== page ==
Yet this is Brown patriotism and Brown Statesmanship. Ugh! It is sickening to think how such a bladder can find followers.”

Niagara Falls Extortions

             Under the heading “Barnett Triumphant,” the following despatch from Ottawa is given:

             The extortions formerly practiced on visitors at Niagara Falls, must now cease, as the Government has by exclusive lease to Thomas Barnett, given him exclusive control of the passage by the permanent stone railway and pathway to the Falls. The prices have been regulated as follows: One visitor may descend without a guide by paying 25 cents, with a guide and without a waterproof dress, 50 cents, with guide and waterproof dress under the Falls, $1. No guide permitted to descend the staircase unless furnished by Barnett, and he only shall furnish waterproof dresses. The guide must be of good character and be on hand at all times. The staircase erected by Saul Davis may be closed up or removed by Barnett without cost.


May Open Dressmaking Establishment in Cayuga-Cost of the Trial

[Welland Tribune, 26 April 1907]

              Cayuga, April 23-Although it is but a few hours since she was acquitted of the charge of poisoning her husband, Henry Perkins, last Christmas day at Canfield, Mrs. Mattie Perkins has some plans for the future. The woman has in view a dressmaking establishment here in Cayuga, near the home of her aged father and mother. Mrs. Perkins told some of her friends here about the time of her arrest, that she had made about $500 with her needle.

             The meeting last night between mother and daughter was a most affecting one. “I knew you were innocent, Mattie,” said her mother, giving her a warm welcome.

             The expense of the trial to the county will probably total $4000. Of this the jury will receive $400; the constables $300; Dr. Arthur Jukes Johnson, Toronto, $230; Dr. Bruce Smith, Toronto, $163; Dr.. Bauer, Hamilton, $165; Dr. Kerr, Dunnville, $151; Dr. Arrell, Cayuga, $80; Dr. Snyder, Cayuga, $28.

             The Ontario Government pays the fee of Mr. Frank Arnoldi, K.C., Toronto, the Crown counsel. The defence expenses will more than equal the sum paid out by the county. Mr. E.F. B. Johnston, K.C., it is understood received a fee of $2,500.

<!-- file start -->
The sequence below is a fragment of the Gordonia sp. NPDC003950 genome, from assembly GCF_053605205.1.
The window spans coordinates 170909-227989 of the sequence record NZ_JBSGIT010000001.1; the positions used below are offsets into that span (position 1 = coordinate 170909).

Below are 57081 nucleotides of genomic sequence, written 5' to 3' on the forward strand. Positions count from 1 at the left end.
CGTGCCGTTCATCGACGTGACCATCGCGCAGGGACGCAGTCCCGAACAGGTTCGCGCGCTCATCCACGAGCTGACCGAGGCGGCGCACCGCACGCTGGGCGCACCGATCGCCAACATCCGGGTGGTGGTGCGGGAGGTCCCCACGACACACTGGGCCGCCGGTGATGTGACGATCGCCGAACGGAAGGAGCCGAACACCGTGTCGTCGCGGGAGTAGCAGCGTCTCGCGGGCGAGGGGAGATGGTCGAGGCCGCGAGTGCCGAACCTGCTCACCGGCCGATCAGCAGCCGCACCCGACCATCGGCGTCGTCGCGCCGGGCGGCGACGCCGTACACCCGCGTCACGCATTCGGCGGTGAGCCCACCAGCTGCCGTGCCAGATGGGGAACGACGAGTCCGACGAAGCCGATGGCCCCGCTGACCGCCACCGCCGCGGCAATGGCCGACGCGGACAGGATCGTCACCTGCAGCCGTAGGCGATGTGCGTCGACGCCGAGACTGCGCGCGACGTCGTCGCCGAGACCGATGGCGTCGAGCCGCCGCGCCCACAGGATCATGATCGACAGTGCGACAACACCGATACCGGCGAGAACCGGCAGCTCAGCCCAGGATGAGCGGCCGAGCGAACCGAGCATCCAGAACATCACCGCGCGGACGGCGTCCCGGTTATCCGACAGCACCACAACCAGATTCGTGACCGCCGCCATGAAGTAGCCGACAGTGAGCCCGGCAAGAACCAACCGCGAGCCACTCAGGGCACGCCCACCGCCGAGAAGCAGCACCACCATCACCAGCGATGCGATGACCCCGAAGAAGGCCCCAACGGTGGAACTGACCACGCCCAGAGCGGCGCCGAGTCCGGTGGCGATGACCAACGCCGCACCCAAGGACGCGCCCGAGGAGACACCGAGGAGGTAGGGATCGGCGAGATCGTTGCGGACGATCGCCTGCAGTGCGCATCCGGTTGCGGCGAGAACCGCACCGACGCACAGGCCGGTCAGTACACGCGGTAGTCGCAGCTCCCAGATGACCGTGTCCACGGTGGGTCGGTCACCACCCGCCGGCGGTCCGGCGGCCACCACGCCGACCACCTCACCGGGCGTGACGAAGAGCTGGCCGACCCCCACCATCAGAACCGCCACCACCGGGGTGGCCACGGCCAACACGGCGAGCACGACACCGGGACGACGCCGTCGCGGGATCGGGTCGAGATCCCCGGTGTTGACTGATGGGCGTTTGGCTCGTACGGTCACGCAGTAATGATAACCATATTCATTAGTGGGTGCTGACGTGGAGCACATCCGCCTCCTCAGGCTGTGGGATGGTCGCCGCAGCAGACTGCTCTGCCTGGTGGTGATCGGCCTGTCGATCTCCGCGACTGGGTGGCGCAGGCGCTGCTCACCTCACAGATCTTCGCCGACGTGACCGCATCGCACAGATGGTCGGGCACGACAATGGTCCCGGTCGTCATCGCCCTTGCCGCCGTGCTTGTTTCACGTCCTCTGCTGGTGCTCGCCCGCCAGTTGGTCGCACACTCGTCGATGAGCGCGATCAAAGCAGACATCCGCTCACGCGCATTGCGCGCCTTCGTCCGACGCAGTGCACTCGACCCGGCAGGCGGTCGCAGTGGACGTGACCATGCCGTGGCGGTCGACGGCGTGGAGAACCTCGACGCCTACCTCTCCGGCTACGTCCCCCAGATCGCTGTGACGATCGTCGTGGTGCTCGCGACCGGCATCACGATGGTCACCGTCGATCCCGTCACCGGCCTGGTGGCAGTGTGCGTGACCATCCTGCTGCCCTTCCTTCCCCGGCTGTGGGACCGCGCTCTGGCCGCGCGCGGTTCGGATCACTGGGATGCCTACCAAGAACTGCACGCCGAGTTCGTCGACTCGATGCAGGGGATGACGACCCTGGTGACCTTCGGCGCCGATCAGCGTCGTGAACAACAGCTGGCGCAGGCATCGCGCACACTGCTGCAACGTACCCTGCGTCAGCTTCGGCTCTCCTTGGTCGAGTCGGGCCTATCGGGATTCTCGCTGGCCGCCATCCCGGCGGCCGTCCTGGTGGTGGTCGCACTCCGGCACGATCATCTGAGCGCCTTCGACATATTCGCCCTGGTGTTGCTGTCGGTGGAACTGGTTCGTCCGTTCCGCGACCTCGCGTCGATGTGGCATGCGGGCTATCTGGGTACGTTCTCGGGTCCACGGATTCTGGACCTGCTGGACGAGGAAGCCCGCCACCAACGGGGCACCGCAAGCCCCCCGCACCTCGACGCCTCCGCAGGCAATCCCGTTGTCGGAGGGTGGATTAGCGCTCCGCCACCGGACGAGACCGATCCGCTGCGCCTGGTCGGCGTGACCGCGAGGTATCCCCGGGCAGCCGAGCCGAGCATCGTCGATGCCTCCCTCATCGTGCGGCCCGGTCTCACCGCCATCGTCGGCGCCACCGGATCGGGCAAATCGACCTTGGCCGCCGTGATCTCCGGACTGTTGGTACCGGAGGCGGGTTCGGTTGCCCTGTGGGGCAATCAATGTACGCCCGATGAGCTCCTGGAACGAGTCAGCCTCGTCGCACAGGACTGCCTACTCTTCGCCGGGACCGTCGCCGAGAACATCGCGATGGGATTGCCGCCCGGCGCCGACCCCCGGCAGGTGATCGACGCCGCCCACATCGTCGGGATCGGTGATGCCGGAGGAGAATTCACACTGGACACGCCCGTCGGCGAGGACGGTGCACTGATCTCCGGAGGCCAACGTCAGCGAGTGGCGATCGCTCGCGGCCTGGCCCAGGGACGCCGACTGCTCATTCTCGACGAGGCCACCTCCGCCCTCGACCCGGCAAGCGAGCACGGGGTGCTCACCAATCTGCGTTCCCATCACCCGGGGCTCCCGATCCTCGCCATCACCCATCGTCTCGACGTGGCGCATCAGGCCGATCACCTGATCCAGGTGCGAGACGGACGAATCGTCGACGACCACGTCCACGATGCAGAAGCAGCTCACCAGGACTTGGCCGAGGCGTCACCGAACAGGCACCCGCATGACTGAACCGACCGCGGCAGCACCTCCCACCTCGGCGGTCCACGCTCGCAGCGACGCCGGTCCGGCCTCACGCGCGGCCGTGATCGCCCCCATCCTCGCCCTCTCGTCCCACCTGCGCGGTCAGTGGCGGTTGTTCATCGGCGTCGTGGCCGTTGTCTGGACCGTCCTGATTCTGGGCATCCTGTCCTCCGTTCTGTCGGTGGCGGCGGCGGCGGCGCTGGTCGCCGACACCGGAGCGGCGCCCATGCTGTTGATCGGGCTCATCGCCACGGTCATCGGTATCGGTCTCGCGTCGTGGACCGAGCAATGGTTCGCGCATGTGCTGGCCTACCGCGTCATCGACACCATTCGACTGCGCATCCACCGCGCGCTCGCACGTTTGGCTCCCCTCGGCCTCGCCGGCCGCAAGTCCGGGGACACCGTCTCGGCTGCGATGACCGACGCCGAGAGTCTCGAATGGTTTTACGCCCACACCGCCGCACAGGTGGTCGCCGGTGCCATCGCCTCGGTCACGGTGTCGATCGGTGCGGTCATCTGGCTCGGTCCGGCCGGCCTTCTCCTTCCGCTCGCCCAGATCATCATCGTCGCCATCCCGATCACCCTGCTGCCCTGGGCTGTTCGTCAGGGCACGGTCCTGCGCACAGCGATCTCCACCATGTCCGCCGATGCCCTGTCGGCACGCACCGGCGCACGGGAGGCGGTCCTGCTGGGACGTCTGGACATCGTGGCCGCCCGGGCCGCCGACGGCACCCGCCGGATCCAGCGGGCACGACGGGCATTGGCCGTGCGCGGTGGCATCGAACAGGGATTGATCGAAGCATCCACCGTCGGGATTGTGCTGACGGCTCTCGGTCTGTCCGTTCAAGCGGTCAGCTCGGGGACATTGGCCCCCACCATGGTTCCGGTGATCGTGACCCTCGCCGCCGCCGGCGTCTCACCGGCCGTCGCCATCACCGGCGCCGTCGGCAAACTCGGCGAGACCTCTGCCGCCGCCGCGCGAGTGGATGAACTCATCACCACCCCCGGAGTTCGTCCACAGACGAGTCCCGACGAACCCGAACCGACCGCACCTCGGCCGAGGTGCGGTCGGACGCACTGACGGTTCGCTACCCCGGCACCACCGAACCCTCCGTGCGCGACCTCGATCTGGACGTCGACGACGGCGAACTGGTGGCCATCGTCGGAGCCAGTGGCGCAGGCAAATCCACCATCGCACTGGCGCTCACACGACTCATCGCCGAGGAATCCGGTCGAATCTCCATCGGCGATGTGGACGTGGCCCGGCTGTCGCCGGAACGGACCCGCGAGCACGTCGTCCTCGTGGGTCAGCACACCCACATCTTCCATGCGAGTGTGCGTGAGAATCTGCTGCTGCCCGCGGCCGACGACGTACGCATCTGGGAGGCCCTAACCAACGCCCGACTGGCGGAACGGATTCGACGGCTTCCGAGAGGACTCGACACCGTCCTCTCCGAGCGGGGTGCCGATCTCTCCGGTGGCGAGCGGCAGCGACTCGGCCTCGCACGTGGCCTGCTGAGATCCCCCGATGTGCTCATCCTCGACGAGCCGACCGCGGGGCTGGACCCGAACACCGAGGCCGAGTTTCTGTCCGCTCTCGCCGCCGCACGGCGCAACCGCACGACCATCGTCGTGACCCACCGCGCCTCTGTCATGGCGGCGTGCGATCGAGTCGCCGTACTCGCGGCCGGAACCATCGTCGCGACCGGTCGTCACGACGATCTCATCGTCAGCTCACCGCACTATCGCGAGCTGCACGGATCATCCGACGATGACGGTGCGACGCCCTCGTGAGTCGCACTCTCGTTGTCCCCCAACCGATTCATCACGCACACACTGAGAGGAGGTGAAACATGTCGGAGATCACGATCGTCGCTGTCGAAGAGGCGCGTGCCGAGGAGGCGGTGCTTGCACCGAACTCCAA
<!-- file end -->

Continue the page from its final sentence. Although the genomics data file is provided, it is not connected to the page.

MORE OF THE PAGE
*Note: Mattie Perkins wed John Henry Brinker, 1 January 1912.


[Welland Tribune, 26 April 1907]

              Cayuga, April 23-Mrs. Mattie Perkins is free. After a trial lasting a week, during which her life, her motives and the acts that aroused the suspicion that she had murdered her husband on Christmas Day by giving him a dose of strychnine were held up to the closest scrutiny, an impartial jury decided tonight that she is not guilty.

             Two minutes after the jury filed into court at 11 o’clock tonight, Mr. Justice Mabee was out for a short walk, when he received the message that the jurors were ready to announce their verdict. “Have you agreed on your verdict?” asked Clerk MacDonald. “Not guilty,” came the ready response from Henry Marshall of Dunnville.

             The prisoner did not realize for a minute what the verdict really meant to her, until her sister, Mrs. Romain Hyslip, whispered the good news that she would sleep in her old father’s home tonight. The jury was out four hours and thirty-five minutes.

A Humane View

             The Judge addressed the woman as follows: “The jury after a very long and careful consideration of the case, have been able to take a humane and merciful view of the evidence adduced on behalf of the crown and yourself. Your counsel, Mr. Johnston, in his able and eloquent address to the jury today, pointed out that the real proof was known only to yourself and your Maker. For the sake of your peace of mind and your soul hereafter I trust the verdict is in truth and fact one of not guilty. You are discharged.”

             Immediately the woman was surrounded by her relatives, including Mr. and Mrs. G.E. McArthur of Thorold, who have been staunch friends throughout, and escorted to the home of her father, Issac Curry, here.

             Discharging the jury from further attendance, Mr. Justice Mabee on behalf of those concerned in this case, thanked them for their attendance. “This doubtless,” he said, “is a source of satisfaction to you, that you have been able to reach this conclusion. I am unable to say that I disagree with you. There are a complicated set of facts, and I am thankful that you were able to arrive at a verdict.”

             Mr. Marshall, on behalf of the jury, petitioned for extra pay for night sessions. His Lordship thought he had the power to make the order.

Shook Hands with Jurors

             Mr. E.F. B. Johnston, K.C. was not present when the verdict was announced having gone to Toronto. Mr. Gideon Grant, who waited over, said he had heard from sources since the conclusion that Henry Perkins had committed suicide. A paper just found in his pocket would leave no doubt about the matter. In connection with this story, Mr. Grant said he understood the jury had taken this view of the matter. He believed the crown was justified in taking action in the case. Mrs. Perkins, after the adjournment in the court, shook hands with all the jurors.

             The last day of the trial opened with the continuation of medical evidence for the defence. The testimony of Dr. McKeown and Kayler was distinctly effective in buttressing that given on Monday which introduced a series of element of doubt as the cause of Perkins’ death.